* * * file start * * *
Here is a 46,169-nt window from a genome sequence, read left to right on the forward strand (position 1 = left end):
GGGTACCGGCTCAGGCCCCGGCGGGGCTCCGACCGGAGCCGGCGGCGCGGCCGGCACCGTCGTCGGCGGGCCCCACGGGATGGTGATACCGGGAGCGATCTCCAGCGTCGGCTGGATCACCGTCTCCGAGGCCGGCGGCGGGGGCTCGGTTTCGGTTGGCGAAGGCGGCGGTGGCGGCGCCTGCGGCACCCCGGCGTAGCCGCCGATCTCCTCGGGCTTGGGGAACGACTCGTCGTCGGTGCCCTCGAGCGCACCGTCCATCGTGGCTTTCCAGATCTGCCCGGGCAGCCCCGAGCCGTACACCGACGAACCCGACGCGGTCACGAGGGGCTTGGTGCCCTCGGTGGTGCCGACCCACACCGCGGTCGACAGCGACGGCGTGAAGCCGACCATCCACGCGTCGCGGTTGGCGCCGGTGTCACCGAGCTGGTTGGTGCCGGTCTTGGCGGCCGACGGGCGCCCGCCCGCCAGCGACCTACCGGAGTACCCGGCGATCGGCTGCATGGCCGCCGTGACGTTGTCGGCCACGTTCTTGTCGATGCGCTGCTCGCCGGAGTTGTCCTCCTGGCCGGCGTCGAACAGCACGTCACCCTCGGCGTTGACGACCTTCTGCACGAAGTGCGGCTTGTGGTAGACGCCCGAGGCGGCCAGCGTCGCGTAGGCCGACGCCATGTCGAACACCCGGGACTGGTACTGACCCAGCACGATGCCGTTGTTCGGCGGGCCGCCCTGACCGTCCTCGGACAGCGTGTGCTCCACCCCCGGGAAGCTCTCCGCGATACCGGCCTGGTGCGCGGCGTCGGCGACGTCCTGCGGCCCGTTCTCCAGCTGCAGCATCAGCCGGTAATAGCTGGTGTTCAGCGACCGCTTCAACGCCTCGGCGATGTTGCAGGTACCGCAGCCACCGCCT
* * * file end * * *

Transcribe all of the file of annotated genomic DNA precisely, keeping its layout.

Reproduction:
Here is a 46,169-nt window from a genome sequence, read left to right on the forward strand (position 1 = left end):
GGGTACCGGCTCAGGCCCCGGCGGGGCTCCGACCGGAGCCGGCGGCGCGGCCGGCACCGTCGTCGGCGGGCCCCACGGGATGGTGATACCGGGAGCGATCTCCAGCGTCGGCTGGATCACCGTCTCCGAGGCCGGCGGCGGGGGCTCGGTTTCGGTTGGCGAAGGCGGCGGTGGCGGCGCCTGCGGCACCCCGGCGTAGCCGCCGATCTCCTCGGGCTTGGGGAACGACTCGTCGTCGGTGCCCTCGAGCGCACCGTCCATCGTGGCTTTCCAGATCTGCCCGGGCAGCCCCGAGCCGTACACCGACGAACCCGACGCGGTCACGAGGGGCTTGGTGCCCTCGGTGGTGCCGACCCACACCGCGGTCGACAGCGACGGCGTGAAGCCGACCATCCACGCGTCGCGGTTGGCGCCGGTGTCACCGAGCTGGTTGGTGCCGGTCTTGGCGGCCGACGGGCGCCCGCCCGCCAGCGACCTACCGGAGTACCCGGCGATCGGCTGCATGGCCGCCGTGACGTTGTCGGCCACGTTCTTGTCGATGCGCTGCTCGCCGGAGTTGTCCTCCTGGCCGGCGTCGAACAGCACGTCACCCTCGGCGTTGACGACCTTCTGCACGAAGTGCGGCTTGTGGTAGACGCCCGAGGCGGCCAGCGTCGCGTAGGCCGACGCCATGTCGAACACCCGGGACTGGTACTGACCCAGCACGATGCCGTTGTTCGGCGGGCCGCCCTGACCGTCCTCGGACAGCGTGTGCTCCACCCCCGGGAAGCTCTCCGCGATACCGGCCTGGTGCGCGGCGTCGGCGACGTCCTGCGGCCCGTTCTCCAGCTGCAGCATCAGCCGGTAATAGCTGGTGTTCAGCGACCGCTTCAACGCCTCGGCGATGTTGCAGGTACCGCAGCCACCGCCT